Some may say, “Yes, his name is Jealous but his essence is Love.” Here’s what we miss: God’s name depicts his essence. In Exodus 34:14, we see that God is a jealous God. However, this doesn’t negate that he is also love (see 1 John 4:8). Now, if we look at all parts of this equation, we arrive at the sum. God is jealous, he is also love. He’s angry, he’s also patient.

Consider the story of Jonah. When Jonah is sent to minister to the Ninevites, he is given a message of deliverance if they repent. When the people of Nineveh do repent, God relents from the calamity he had promised. What does Jonah do when he witnesses God’s graciousness to the people of Nineveh?

He gets mad. Jonah wanted the Ninevites to pay for their sin, and in his anger he communicates a truth about God to us. In Jonah 4:2, the prophet rails against God with, “I knew that You are a gracious and compassionate God, slow to anger and abundant in lovingkindness, and one who relents concerning calamity.”

God has many names: Bright and Morning Star, Wonderful Counselor, Prince of Peace. All of these are more favorable (in our minds) than Jealous. Click To Tweet

God’s Character

What have we looked at so far? First in Psalms we see that God is indignant with wickedness every day. In 1 John we see he is love. In Jonah we see he is gracious, compassionate, slow to anger, and abundant in lovingkindness. These ideas can seem to be contradictory, so let’s bring them together.

In 2 Peter 3:9 we read, “The Lord is not slow about His promise, as some count slowness, but is patient toward you, not wishing for any to perish but for all to come to repentance.”

On one hand we have an angry God who burns with indignation, whose very name is Jealous. But, on the other hand we see that he is compassionate and patient. Do you see how the sum of God’s word points us toward clarity?

Sum Truth about Us

This passage in 2 Peter is powerful but we kind of miss the point of the passage. We read, “The Lord is not slow about his promises,” and we only think about promises that seem to be delayed. But we miss the whole reason they are delayed. This verse is telling us that God’s promise seem slow only because he is delaying in compassion. He doesn’t want any to perish, but for all to come to repentance.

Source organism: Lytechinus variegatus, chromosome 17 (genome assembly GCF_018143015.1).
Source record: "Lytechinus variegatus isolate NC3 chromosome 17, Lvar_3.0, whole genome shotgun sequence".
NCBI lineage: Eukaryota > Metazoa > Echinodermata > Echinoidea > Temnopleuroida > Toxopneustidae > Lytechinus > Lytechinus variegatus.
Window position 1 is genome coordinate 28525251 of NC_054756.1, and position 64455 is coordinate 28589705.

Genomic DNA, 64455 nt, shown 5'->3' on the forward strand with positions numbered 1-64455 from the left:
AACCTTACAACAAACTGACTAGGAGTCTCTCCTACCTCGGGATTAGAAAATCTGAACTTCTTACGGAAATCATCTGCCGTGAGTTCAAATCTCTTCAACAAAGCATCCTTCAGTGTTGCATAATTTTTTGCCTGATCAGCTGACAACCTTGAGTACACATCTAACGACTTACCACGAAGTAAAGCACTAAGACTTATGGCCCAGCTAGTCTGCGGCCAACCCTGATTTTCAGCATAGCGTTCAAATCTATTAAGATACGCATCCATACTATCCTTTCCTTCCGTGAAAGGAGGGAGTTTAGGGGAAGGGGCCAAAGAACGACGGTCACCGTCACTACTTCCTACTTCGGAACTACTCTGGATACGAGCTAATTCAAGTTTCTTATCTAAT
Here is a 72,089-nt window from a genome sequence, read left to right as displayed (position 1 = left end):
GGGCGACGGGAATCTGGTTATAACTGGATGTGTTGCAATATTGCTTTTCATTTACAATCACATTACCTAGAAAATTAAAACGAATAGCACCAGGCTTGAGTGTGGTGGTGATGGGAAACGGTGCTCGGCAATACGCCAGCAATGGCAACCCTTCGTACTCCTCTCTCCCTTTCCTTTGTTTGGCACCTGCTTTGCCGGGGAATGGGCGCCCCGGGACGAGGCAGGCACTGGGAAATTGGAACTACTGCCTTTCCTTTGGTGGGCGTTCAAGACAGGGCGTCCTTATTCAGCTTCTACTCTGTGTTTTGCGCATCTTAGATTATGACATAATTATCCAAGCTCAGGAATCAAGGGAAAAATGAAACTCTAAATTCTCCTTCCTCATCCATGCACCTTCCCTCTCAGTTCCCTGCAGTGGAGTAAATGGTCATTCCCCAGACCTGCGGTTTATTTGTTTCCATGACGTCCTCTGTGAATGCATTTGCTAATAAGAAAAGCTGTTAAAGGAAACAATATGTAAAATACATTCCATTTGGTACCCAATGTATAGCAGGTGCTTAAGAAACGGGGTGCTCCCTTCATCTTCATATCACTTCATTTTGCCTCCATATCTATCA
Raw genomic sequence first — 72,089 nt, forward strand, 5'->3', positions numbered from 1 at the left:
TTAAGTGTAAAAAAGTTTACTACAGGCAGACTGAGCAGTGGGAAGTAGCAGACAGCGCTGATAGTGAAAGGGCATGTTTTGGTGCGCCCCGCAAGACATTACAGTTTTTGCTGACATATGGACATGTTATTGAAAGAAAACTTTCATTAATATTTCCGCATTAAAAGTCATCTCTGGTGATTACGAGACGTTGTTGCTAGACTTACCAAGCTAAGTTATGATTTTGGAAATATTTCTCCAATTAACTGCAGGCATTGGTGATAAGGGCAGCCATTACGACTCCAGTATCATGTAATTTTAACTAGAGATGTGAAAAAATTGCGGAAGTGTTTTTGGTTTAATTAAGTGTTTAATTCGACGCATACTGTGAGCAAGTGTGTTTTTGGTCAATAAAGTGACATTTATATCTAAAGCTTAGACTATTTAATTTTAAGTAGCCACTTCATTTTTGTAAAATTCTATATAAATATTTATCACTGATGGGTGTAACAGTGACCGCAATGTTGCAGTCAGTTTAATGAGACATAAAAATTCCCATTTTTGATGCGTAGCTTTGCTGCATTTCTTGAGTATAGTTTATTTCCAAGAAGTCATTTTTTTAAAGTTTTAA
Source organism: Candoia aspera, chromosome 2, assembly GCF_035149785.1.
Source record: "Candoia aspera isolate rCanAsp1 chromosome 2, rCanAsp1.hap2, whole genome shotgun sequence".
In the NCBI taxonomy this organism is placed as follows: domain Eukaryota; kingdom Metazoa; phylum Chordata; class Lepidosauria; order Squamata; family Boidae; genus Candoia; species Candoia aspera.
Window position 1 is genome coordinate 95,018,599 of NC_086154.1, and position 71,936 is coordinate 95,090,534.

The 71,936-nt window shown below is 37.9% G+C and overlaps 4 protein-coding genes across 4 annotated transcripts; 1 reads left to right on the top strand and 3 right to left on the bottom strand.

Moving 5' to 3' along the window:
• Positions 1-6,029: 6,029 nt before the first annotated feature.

We, in our humanness, are impatient for fulfillment but God in his graciousness delays to save. He delays because he is patient toward us. He delays because he is abundant in lovingkindness. The only person who is slow in this verse is me, is you. We are slow to repent. Peter is writing this to Christians, not to the world. We—God’s people—are slow to repent.

This is a message we need to ruminate on. God is convicting and calling us to repentance. He is calling us to walk in holiness, righteousness, and purity but we are stubborn. We want our sin. We love our sin. And yet God remains patient with us.

We, in our humanness, are impatient for fulfillment, but God in his graciousness delays to save. 2 Peter 3:9 #biblestudy Click To Tweet

All Parts of the Whole

Dr. Michael Heiser compared the Bible to a theological and literary mosaic. As a whole, the pieces communicate something very beautiful. Up close, the pattern isn’t always clear. Sometimes, it may appear to be a random assemblage of pieces. But when we step back (when we look at its sum), we can see the wondrous whole.

Let’s Talk

In the next post, we will dive into another example of sum truth. That example will deal with how we interpret the word of God. Until then, I’d love to hear your thought. Comment below or email me at nathan@nathanfranckhauser.com.

1 thought on “Sum Truth – Part 1”

  1. Pingback: Anatomy of a Prayer - Part 1 | Rebuilding